January 9, 2014 Posted by | H200 | , , , , , , , , , , | 3 Comments

The Failure of Barbarossa

Russland-Süd (Don, Stalingrad), Panzer IIIGerman army doctrine in World War II, famously known as Blitzkrieg, contributed to rapid and decisive victory in Poland and France, 1939-1940.  Encouraged by the validation of their doctrine, German leaders embarked on a campaign to conquer the Soviet Union in 1941:  Operation Barbarossa.  Begun in June 1941, the campaign to defeat the USSR was a failure by December 1941 when the Soviet counterattack drove the Germans back from the approaches to Moscow.  A number of reasons are cited for the failure of the campaign:  lack of a clear strategic end state; lack of a clear military objective; failures of intelligence to understand the size and adaptability of the Soviet Army; the logistics failure to support the troops rapid movement, bridge the geographic distances, and support winter operations; a cultural inability of the German high command to think in global strategic terms; and the ability of the Red Army to trade space for time to replenish losses of the opening months of the war.  Which reason do you think is the single most important to the failure of the German campaign and why?

January 9, 2014 Posted by | H200, Uncategorized | , , , , , , , , , | 4 Comments

Doctrine versus Technology

In the video above, virtually none of the technology, or even the tactics techniques and procedures used to attack Iwo Jima were available seven years earlier when the Marines issued their 1938 manual on landing operations.

In the interwar years the Germans and the U.S. Marine Corps developed concepts for operations (doctrine) before they developed the enabling technology. Ultimately, the doctrine would not have been successful without the technologies that were added later. However, without the initial doctrine the technologies may not have ever been developed, or may have been utilized in a different way. Is this the right way to transform? Should doctrine always precede technology? Are there situations where technology should precede doctrine? Which comes first in the U.S. military today?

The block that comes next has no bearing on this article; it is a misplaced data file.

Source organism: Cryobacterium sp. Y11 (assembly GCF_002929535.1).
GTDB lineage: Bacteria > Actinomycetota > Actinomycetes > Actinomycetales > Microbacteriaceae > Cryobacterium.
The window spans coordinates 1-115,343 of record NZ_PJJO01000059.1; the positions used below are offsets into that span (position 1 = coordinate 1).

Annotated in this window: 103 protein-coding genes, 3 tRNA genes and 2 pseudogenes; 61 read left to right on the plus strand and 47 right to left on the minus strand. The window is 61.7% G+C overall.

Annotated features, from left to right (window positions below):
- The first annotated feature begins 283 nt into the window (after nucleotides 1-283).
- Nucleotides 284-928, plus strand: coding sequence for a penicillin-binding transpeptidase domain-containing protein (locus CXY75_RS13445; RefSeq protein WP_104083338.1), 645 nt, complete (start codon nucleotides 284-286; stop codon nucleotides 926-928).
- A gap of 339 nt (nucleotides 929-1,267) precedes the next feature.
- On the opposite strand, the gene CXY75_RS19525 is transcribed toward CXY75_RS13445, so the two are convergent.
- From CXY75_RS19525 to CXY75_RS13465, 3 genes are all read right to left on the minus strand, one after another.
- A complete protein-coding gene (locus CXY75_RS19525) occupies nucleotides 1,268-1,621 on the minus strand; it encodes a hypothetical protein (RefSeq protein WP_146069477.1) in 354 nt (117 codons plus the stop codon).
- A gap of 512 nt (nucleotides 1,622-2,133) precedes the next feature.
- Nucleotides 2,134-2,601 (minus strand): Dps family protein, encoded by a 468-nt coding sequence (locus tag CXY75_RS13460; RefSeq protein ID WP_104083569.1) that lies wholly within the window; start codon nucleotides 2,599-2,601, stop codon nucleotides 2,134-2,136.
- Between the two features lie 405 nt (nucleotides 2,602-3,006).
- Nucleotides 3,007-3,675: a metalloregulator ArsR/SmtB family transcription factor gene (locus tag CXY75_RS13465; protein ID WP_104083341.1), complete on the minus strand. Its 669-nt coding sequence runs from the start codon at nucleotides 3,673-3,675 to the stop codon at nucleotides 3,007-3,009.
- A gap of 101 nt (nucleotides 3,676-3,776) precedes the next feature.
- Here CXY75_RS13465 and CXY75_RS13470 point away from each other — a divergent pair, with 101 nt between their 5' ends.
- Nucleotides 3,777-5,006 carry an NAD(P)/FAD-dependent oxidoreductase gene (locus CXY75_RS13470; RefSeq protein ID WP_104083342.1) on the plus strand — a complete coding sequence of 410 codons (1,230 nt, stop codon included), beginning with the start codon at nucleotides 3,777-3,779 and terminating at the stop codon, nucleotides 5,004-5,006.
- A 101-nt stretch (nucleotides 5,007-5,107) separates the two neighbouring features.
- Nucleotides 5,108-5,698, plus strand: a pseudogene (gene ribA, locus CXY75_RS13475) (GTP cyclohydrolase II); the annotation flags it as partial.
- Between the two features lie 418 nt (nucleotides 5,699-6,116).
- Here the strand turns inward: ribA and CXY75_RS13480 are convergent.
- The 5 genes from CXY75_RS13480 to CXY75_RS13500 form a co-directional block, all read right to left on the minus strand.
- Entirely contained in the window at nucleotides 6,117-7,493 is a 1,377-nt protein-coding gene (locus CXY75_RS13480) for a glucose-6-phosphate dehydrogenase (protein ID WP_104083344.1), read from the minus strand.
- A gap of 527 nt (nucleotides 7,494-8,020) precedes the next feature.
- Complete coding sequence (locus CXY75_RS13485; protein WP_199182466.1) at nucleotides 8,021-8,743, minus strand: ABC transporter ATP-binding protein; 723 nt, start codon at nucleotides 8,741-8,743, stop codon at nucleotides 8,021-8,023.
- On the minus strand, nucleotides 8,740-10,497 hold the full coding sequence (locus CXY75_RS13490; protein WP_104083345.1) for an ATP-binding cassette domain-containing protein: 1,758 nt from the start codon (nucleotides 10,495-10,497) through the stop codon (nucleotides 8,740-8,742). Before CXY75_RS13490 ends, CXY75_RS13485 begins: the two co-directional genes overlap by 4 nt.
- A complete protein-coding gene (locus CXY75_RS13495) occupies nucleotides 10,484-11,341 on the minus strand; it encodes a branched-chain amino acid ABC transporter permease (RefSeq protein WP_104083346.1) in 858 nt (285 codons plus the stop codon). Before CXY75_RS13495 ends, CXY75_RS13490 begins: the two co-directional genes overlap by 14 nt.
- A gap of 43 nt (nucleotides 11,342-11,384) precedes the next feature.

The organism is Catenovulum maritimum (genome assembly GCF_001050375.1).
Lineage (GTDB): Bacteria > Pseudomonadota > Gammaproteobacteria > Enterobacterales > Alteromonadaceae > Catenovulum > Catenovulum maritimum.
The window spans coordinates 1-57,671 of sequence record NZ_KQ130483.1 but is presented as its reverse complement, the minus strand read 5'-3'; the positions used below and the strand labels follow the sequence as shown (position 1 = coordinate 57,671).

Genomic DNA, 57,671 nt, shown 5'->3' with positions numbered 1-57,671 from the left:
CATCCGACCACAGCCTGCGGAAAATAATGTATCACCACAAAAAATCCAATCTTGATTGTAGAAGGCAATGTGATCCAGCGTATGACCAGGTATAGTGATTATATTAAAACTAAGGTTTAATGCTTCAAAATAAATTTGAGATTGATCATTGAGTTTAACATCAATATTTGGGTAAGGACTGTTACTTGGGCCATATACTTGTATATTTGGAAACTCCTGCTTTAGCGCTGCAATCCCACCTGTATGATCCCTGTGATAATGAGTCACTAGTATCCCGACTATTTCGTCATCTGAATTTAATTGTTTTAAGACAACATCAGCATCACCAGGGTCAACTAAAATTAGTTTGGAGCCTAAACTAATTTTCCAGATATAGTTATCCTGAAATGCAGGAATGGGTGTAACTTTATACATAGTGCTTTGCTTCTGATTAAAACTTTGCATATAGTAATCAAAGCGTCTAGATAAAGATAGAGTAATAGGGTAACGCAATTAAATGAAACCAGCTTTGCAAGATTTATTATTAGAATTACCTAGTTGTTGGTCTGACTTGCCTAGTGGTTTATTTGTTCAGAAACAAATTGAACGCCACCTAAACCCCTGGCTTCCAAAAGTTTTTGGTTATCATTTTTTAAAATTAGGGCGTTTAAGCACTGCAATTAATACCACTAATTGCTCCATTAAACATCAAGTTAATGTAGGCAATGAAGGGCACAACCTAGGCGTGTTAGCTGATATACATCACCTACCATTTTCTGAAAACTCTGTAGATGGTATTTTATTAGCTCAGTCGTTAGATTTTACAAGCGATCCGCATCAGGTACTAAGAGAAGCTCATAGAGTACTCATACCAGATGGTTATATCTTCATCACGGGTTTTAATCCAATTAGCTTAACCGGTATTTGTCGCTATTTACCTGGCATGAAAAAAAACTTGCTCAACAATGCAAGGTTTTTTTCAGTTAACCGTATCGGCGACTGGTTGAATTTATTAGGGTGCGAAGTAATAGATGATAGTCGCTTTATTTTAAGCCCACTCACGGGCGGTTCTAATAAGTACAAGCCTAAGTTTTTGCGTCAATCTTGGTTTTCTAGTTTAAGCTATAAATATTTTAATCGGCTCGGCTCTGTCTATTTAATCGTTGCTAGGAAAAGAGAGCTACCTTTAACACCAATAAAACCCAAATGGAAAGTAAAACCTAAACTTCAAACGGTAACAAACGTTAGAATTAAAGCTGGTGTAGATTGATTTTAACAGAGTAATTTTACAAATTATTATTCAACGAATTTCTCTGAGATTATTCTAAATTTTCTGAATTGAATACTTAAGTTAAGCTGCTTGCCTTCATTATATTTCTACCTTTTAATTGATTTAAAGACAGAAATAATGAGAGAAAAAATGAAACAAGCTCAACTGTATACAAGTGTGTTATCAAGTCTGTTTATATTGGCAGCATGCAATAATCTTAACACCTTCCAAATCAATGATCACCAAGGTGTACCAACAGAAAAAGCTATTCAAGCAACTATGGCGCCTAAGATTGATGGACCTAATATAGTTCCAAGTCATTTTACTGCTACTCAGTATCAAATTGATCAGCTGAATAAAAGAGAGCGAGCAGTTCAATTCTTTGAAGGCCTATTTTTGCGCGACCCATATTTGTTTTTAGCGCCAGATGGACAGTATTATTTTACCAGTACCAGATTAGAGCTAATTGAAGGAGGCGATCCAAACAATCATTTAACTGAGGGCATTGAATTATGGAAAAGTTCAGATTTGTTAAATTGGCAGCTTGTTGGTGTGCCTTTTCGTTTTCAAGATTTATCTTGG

January 24, 2013 Posted by | H200, military history, Professional Military Education | , , , , , , , , , , , | 1 Comment

Doctrine versus Technology

In the video above, virtually none of the technology, or even the tactics techniques and procedures used to attack Iwo Jima were available seven years earlier when the Marines issued their 1938 manual on landing operations.

In the interwar years the Germans and the U.S. Marine Corps developed concepts for operations (doctrine) before they developed the enabling technology. Ultimately, the doctrine would not have been successful without the technologies that were added later. However, without the initial doctrine the technologies may not have ever been developed, or may have been utilized in a different way. Is this the right way to transform? Should doctrine always precede technology? Are there situations where technology should precede doctrine? Which comes first in the U.S. military today?

February 17, 2012 Posted by | H200, military history, Professional Military Education | , , , , , , , , , , , | 3 Comments

Book Review: Normandy to Victory

Normandy to Victory : The War Diary of General Courtney H. Hodges and the First U.S. Army, by Major William C. Sylvan and Captain Francis G. Smith Jr. (edited by John Greenwood), is an important book on U.S. Army operations in the European Theater during World War II. Its greatest contribution is as resource for understanding many of the important operations of the war from the perspective of General Hodges and his headquarters. It is also valuable as a firsthand account of leading soldiers in battle at the field army level. This book is not for the uninitiated. Truly appreciating the detail, nuance, and its value as a primary source, requires grounding in the history of the U.S. Army in Europe during World War II. That said, for those with a serious interest in World War II history Normandy to Victory is a “must have” book.

May 22, 2009 Posted by | books | , , , , , , , , , , | Leave a comment